You're familiar with the Disneyland ride It's A Small World, right? If so, good. If not, well.... sorry, readers already familiar.
Well, now that's in my head for the rest of the day. Yours too, probably. That having been done to all our brains, though, let's talk about it a bit. The ride was originally constructed for the 1964 World's Fair in New York, held in Flushing Meadows Park, across from the then-like-new Shea Stadium. (In fact, Walt Disney constructed several things for the fair, envisioning a permanent World's Fair in New York, but that wasn't to be, so he moved them to Disneyland instead, including the Carousel of Progress and Great Moments With Mr. Lincoln, now part of the Hall of Presidents.
By the way, these days? Not only do World's Fairs not come to the United States anymore, the United States was the very last nation out of 192 participants to even agree to show up at the 2010 Expo in Shanghai, after failing to show up at all in 2008 in Zaragoza, Spain. The pavilion was entirely corporate-sponsored and the US caught hell for brazenly not caring.
Anyway. It's A Small World was built with fiberglass boats- which saw decades of service- and a shallow pool to float them in. The pool didn't have to be deep, just deep enough to float the boats.
In 2007, the boats stopped floating, prompting a closure of the ride to get new boats and deeper pools. Disney's official explanation was that the boats were getting old and patch-laden, and the pool had gotten less shallow over time due to accumulated repairs. The real reason, though, was your fat ass.
No. That was the reason.
When the ride was built in 1963, engineers figured an average passenger weight of 135 pounds for women and 175 pounds for men. That was fine in 1963. People have gotten rather fatter since then, 25 pounds fatter (Buster, the Mythbusters dummy representative of 95% of American males, comes in at 195 pounds), causing the boats to start floating lower in the water, and lower, and lower, until finally, early in the ride at the Canada/Scandinavia segment, they hit the floor. Ride operators hid the problem for a little while, leaving empty seats on rides with particularly lard-encrusted passengers, but this only drew complaints from people waiting in line, and eventually the problem came to a headcheese. I mean head. The ride had to be shut down to go get more buoyant boats and lower the floor.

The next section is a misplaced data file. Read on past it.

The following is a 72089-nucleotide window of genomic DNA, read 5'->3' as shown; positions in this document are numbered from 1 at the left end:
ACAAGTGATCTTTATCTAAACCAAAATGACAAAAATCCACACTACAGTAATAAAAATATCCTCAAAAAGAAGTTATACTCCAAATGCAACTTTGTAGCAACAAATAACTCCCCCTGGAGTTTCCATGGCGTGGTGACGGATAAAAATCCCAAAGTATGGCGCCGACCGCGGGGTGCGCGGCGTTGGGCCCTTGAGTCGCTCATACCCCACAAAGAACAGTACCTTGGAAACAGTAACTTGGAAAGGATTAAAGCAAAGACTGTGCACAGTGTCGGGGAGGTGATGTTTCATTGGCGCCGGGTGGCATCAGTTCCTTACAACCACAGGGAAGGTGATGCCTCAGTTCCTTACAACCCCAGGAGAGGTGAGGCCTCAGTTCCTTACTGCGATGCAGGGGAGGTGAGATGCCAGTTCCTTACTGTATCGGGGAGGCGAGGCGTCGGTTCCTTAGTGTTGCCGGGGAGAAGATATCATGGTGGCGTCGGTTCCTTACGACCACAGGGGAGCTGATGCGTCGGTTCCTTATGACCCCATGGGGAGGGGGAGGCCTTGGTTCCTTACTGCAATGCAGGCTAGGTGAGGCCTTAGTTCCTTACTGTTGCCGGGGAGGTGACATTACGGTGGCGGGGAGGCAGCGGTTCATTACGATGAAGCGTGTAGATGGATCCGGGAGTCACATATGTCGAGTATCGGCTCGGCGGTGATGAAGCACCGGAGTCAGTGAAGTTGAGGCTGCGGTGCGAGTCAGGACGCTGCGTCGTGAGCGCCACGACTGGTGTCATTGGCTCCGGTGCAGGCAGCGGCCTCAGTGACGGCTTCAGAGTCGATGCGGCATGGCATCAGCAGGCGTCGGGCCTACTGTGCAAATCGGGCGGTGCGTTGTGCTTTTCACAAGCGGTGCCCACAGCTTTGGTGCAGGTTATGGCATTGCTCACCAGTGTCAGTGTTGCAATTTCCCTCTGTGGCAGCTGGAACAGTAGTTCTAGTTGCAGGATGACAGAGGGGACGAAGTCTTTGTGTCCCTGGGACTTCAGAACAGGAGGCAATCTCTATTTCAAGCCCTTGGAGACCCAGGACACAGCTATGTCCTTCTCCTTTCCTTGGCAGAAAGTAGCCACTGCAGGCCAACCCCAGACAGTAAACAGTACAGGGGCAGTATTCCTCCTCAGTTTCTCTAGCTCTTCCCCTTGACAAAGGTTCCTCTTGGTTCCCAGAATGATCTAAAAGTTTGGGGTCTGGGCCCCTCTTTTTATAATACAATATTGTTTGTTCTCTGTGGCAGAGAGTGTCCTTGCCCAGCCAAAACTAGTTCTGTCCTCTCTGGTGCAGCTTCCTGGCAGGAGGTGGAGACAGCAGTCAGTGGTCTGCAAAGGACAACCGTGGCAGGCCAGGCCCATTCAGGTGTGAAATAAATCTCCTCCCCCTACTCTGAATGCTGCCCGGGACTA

Inconvenienced passengers- the fatter ones causing the problem had to be pulled off the ride every time it happened- were given food coupons. Because of course that's how you handle someone who is fat enough to sink a boat.
While they were fat-proofing the ride, they went ahead and did some renovating on the rest of the ride as well, so that, for example, the United States had a little more to it than just a cowboy and a Native American singing next to each other, or Hawaii could see Lilo and Stitch added on. The video above is of the renovated version; compare to this version from 2006.
If this happens again, maybe all the singing international puppets on the ride should just be replaced with one.